Hurley was dominant today. His 32 touches were all class, and his 13 intercepts made the combination of him and B-Zerk as good as any in the league (on this day, at least).

So, do the Bombers bite the bullet, trial the Hurley/Zerk-Thatcher combination and allow Hooker to come back as a forward and hope like hell he performs? It certainly helps with the Joe Daniher absence. And Hurley as the defensive general… it just fits!



Pay attention, Will Snelling.

When you are opposed to one of the best players in the game, you go 100%. You don’t dilly-dally around, try running at three-quarter pace and see what happens. You give it everything. You throw your body in the way and try to impede him, and if you get beaten, at least you know you were beaten by a better man.

I hope he learns that lesson stemming from a last quarter race for the ball that saw Danger start a metre or two behind Snelling in a 15-18 metre race, and beat him to the contest so comprehensively that he took possession, handed off to Zach Tuohy and set up a goal to Gryan Miers to pull the Cats within striking distance.

Danger is a beast. He is constant, and is always a threat, and in this game looked like the most dangerous player on the park. He didn’t have too many mates, though.

Andy McGrath got to run around opposed to him for a while – a valuable learning experience as the young mid refines his craft. If he was watching closely, he would have watched the Brownlow Medallist rack up both contested and uncontested touches, grab 33 touches, ten score involvements and eight clearances in a wonderful display from a powerhouse midfielder.



This was just one effort on a day when Mason Redman did his job.

His dual efforts in the first quarter, tackling one player and then buttering up to drag down Gary Ablett and earn himself a free kick are the kind of things that make selectors sit up and take notice.

As if the Bombers don’t have enough pace from half back, Redman offers someone who can defend in the air and hit the ground running. After establishing himself as a mainstay in the Bomber line up in 2019, his presence in 2020 will continue to enhance a solid defensive unit.

The way he came on in 2019 made me start thinking just how big a loss Conor McKenna would have been had he opted not to return this season. I reckon Redman would have picked up that slack and made real strides  in the role.



This might be the last time we see James Parsons as a Geelong player.

Seriously, the guy has all the tools, and does a couple of things right, only to completely cock things up. He had five effective disposals in this game as he bumbled his way through another uninspiring effort.

When the Cats don’t see improvement, they cut the cord. George Horlin-Smith, Jordan Murdoch… they’re stinking it up at the Gold Coast. James parsons would feel lucky to join them after this season…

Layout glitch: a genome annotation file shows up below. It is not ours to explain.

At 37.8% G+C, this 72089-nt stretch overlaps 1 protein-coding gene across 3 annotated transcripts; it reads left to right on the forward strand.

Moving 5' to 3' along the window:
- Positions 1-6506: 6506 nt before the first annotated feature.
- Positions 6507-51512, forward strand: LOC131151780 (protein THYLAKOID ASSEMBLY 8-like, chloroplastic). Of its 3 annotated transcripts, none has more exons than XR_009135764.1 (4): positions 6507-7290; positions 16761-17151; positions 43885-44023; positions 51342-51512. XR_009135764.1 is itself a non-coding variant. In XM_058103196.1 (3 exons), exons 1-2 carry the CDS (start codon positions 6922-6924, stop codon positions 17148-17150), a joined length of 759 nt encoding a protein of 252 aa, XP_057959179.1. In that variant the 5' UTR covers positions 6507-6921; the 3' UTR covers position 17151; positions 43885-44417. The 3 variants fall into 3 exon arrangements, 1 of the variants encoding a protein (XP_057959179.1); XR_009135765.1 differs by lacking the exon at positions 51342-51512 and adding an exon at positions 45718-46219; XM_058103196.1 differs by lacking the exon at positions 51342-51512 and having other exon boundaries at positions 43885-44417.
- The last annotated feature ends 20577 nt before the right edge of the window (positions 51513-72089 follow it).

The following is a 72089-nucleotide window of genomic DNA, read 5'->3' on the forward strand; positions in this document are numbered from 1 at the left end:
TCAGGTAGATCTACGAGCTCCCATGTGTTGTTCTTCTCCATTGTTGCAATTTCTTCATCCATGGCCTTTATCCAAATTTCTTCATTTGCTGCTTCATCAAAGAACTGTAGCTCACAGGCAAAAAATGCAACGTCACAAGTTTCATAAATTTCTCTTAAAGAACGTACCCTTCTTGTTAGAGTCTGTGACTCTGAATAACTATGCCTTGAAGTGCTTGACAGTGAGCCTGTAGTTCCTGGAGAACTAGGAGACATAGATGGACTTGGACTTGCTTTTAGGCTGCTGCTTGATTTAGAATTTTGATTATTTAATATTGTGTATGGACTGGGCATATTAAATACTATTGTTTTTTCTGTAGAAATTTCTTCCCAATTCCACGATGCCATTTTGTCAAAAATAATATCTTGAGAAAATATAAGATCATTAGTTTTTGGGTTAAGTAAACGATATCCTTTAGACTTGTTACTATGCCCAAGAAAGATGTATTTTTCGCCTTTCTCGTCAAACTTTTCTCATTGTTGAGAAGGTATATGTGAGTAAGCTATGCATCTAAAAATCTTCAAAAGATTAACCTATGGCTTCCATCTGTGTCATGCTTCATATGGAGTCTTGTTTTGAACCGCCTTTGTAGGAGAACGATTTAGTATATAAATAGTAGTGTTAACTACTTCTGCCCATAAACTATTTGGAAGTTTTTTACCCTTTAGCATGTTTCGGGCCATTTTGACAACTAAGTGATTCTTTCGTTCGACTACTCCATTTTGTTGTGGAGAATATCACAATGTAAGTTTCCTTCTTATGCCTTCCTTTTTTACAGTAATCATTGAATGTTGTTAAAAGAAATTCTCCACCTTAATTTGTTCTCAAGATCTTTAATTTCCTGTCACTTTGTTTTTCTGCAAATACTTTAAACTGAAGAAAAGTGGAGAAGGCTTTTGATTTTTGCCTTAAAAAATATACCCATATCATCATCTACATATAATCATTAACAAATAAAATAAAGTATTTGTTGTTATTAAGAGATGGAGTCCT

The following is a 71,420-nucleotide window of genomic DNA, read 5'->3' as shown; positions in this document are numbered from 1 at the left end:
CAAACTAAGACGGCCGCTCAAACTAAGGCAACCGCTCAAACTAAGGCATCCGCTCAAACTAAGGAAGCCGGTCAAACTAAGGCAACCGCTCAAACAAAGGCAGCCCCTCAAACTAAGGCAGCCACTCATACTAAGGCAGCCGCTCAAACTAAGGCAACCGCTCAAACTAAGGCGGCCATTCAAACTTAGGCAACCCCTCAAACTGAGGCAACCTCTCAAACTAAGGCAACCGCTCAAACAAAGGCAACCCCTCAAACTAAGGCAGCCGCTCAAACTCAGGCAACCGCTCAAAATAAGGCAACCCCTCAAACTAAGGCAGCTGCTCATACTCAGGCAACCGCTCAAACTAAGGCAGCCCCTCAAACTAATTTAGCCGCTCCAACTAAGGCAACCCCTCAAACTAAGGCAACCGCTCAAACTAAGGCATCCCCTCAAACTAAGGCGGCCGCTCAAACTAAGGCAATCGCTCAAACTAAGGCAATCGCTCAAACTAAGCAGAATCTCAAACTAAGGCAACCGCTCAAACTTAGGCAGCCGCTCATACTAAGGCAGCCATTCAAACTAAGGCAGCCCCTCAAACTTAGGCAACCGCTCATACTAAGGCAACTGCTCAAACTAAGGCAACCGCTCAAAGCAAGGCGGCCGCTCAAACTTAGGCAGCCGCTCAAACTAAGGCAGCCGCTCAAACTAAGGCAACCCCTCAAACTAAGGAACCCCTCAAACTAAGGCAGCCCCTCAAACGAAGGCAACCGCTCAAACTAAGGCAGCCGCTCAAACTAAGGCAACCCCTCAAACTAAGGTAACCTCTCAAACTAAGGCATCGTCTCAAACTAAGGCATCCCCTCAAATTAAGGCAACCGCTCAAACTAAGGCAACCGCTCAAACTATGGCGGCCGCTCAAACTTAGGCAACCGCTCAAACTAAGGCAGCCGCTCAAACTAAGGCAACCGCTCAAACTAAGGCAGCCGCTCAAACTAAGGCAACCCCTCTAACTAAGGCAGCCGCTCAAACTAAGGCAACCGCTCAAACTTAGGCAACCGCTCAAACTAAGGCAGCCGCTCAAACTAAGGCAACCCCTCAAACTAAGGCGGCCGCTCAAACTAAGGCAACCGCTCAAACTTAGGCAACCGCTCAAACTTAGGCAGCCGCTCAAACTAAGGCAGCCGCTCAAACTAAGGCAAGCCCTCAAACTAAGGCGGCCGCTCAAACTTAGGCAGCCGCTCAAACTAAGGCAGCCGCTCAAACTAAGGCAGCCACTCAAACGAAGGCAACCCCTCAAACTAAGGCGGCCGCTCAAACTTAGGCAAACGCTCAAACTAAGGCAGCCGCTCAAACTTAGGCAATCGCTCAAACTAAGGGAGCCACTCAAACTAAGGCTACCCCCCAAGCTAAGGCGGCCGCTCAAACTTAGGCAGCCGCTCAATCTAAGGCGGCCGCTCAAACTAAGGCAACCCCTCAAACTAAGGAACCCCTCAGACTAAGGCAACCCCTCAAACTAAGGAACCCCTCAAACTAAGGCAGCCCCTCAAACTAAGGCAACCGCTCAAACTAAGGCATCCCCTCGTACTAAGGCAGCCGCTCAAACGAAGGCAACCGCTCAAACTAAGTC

… if they’ll have him.



Last week it was Dev Smith bringing the Mongrel.

This week it was Jacob Townsend.

Injuries stopped him from forcing his way back into the Tigers side of 2018-19 after his stellar finish to 2017, and when the Bombers signed him, they knew they were taking a bit of a risk.

If they get this version of Townsend, the risk was well and truly worth it. His three goals were one thing, but his intensity and attack on the contest were fantastic, and if he lines up for Round One, you know he will leave nothing on the park.

Townsend is an x-factor  but not in the traditional goal sneak way. He can bust packs, drag people down in tackles, or iron them out. What team wouldn’t want someone like that?



Hawkins looked dominant early, and I know Bomber fans won’t like this, but I really feel as though he took the foot off the pedal. When he is ‘on’, I’m not sure Hurley, B-Zerk or anyone can handle him in defence. The way he dismissed Aaron Francis to mark strongly was just a taste of what he is capable of.

Really good start to the game by Tom Cutler, whose long kicking could be the sort of weapon that can penetrate a good defence. Interesting to hear Jon Brown talking him up during the broadcast – he could be a real weapon if he gets the ball out in space.

Gary Ablett looked a bit frustrated, but when he gets the ball, the Geelong forwards eyes light up. He can still use it as well as anyone. I guess he’ll just be using it a lot less this season. He played both Marsh Series games… and I can’t understand why.

Quiet games for both Fantasia and McDonald-Tipungwuti indicate that there is a heap of improvement in the Essendon forward 50. Is it me or does fantasia look too thin at the moment?

Half a game for Josh Jenkins – he strikes me as a player who needs to warm into a game. I’m not sure there is value in plonking him out there after half time and hoping he will get going quickly. I still think he can be really effective for the Cats, but not unless they invest in game time.


And that’ll do for this the last game of the Marsh Series. Let’s get stuck into the real stuff! Can’t wait!